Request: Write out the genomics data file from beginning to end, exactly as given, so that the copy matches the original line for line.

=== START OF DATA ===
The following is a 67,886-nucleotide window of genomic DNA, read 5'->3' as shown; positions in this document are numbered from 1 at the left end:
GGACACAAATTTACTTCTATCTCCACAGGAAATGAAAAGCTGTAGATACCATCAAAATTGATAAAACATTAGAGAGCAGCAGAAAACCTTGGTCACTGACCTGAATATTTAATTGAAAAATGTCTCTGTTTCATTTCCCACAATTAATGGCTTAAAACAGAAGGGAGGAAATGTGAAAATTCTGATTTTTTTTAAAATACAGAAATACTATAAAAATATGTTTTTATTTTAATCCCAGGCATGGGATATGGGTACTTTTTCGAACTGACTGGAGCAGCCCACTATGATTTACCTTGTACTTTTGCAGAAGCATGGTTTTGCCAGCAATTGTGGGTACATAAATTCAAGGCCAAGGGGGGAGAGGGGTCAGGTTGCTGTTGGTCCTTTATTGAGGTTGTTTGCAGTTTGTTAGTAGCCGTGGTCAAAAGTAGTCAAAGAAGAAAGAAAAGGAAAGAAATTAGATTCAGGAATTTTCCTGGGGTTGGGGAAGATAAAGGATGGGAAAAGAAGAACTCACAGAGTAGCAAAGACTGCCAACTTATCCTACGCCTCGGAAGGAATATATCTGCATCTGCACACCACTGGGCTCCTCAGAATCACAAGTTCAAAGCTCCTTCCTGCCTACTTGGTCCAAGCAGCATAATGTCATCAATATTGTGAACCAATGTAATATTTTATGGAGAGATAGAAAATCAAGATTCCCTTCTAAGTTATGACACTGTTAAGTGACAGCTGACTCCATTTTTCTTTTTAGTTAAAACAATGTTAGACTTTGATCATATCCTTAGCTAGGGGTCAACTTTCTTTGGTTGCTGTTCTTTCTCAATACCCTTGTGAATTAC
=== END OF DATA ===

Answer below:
The following is a 67,886-nucleotide window of genomic DNA, read 5'->3' as shown; positions in this document are numbered from 1 at the left end:
GGACACAAATTTACTTCTATCTCCACAGGAAATGAAAAGCTGTAGATACCATCAAAATTGATAAAACATTAGAGAGCAGCAGAAAACCTTGGTCACTGACCTGAATATTTAATTGAAAAATGTCTCTGTTTCATTTCCCACAATTAATGGCTTAAAACAGAAGGGAGGAAATGTGAAAATTCTGATTTTTTTTAAAATACAGAAATACTATAAAAATATGTTTTTATTTTAATCCCAGGCATGGGATATGGGTACTTTTTCGAACTGACTGGAGCAGCCCACTATGATTTACCTTGTACTTTTGCAGAAGCATGGTTTTGCCAGCAATTGTGGGTACATAAATTCAAGGCCAAGGGGGGAGAGGGGTCAGGTTGCTGTTGGTCCTTTATTGAGGTTGTTTGCAGTTTGTTAGTAGCCGTGGTCAAAAGTAGTCAAAGAAGAAAGAAAAGGAAAGAAATTAGATTCAGGAATTTTCCTGGGGTTGGGGAAGATAAAGGATGGGAAAAGAAGAACTCACAGAGTAGCAAAGACTGCCAACTTATCCTACGCCTCGGAAGGAATATATCTGCATCTGCACACCACTGGGCTCCTCAGAATCACAAGTTCAAAGCTCCTTCCTGCCTACTTGGTCCAAGCAGCATAATGTCATCAATATTGTGAACCAATGTAATATTTTATGGAGAGATAGAAAATCAAGATTCCCTTCTAAGTTATGACACTGTTAAGTGACAGCTGACTCCATTTTTCTTTTTAGTTAAAACAATGTTAGACTTTGATCATATCCTTAGCTAGGGGTCAACTTTCTTTGGTTGCTGTTCTTTCTCAATACCCTTGTGAATTAC